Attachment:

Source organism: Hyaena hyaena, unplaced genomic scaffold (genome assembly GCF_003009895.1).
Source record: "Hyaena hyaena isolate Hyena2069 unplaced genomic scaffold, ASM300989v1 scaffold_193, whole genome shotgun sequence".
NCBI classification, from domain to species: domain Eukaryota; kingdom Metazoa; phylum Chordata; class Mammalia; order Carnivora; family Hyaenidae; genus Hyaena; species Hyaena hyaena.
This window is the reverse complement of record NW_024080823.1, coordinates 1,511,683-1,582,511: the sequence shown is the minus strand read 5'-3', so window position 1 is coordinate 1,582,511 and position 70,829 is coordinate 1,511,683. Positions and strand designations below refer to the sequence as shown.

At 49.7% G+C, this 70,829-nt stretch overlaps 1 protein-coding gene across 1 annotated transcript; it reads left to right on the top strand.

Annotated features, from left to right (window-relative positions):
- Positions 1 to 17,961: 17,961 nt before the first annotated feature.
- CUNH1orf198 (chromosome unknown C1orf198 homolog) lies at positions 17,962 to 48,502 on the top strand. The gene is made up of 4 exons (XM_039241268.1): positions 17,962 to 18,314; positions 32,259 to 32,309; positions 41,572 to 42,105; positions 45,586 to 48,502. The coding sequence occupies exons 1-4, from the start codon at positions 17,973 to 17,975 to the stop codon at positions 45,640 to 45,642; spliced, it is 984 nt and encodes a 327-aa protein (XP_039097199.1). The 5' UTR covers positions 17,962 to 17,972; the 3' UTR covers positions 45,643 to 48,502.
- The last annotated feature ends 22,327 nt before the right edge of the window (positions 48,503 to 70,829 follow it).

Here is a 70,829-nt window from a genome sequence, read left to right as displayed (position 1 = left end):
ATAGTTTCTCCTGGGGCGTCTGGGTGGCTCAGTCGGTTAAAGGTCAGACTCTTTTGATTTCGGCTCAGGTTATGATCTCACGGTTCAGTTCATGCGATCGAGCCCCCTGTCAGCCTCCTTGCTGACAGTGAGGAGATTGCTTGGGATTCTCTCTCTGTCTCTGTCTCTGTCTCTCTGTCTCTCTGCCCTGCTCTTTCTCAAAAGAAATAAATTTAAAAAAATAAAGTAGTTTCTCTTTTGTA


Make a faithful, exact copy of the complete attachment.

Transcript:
Source organism: Hyaena hyaena, unplaced genomic scaffold (genome assembly GCF_003009895.1).
Source record: "Hyaena hyaena isolate Hyena2069 unplaced genomic scaffold, ASM300989v1 scaffold_193, whole genome shotgun sequence".
NCBI classification, from domain to species: domain Eukaryota; kingdom Metazoa; phylum Chordata; class Mammalia; order Carnivora; family Hyaenidae; genus Hyaena; species Hyaena hyaena.
This window is the reverse complement of record NW_024080823.1, coordinates 1,511,683-1,582,511: the sequence shown is the minus strand read 5'-3', so window position 1 is coordinate 1,582,511 and position 70,829 is coordinate 1,511,683. Positions and strand designations below refer to the sequence as shown.

At 49.7% G+C, this 70,829-nt stretch overlaps 1 protein-coding gene across 1 annotated transcript; it reads left to right on the top strand.

Annotated features, from left to right (window-relative positions):
- Positions 1 to 17,961: 17,961 nt before the first annotated feature.
- CUNH1orf198 (chromosome unknown C1orf198 homolog) lies at positions 17,962 to 48,502 on the top strand. The gene is made up of 4 exons (XM_039241268.1): positions 17,962 to 18,314; positions 32,259 to 32,309; positions 41,572 to 42,105; positions 45,586 to 48,502. The coding sequence occupies exons 1-4, from the start codon at positions 17,973 to 17,975 to the stop codon at positions 45,640 to 45,642; spliced, it is 984 nt and encodes a 327-aa protein (XP_039097199.1). The 5' UTR covers positions 17,962 to 17,972; the 3' UTR covers positions 45,643 to 48,502.
- The last annotated feature ends 22,327 nt before the right edge of the window (positions 48,503 to 70,829 follow it).

Here is a 70,829-nt window from a genome sequence, read left to right as displayed (position 1 = left end):
ATAGTTTCTCCTGGGGCGTCTGGGTGGCTCAGTCGGTTAAAGGTCAGACTCTTTTGATTTCGGCTCAGGTTATGATCTCACGGTTCAGTTCATGCGATCGAGCCCCCTGTCAGCCTCCTTGCTGACAGTGAGGAGATTGCTTGGGATTCTCTCTCTGTCTCTGTCTCTGTCTCTCTGTCTCTCTGCCCTGCTCTTTCTCAAAAGAAATAAATTTAAAAAAATAAAGTAGTTTCTCTTTTGTA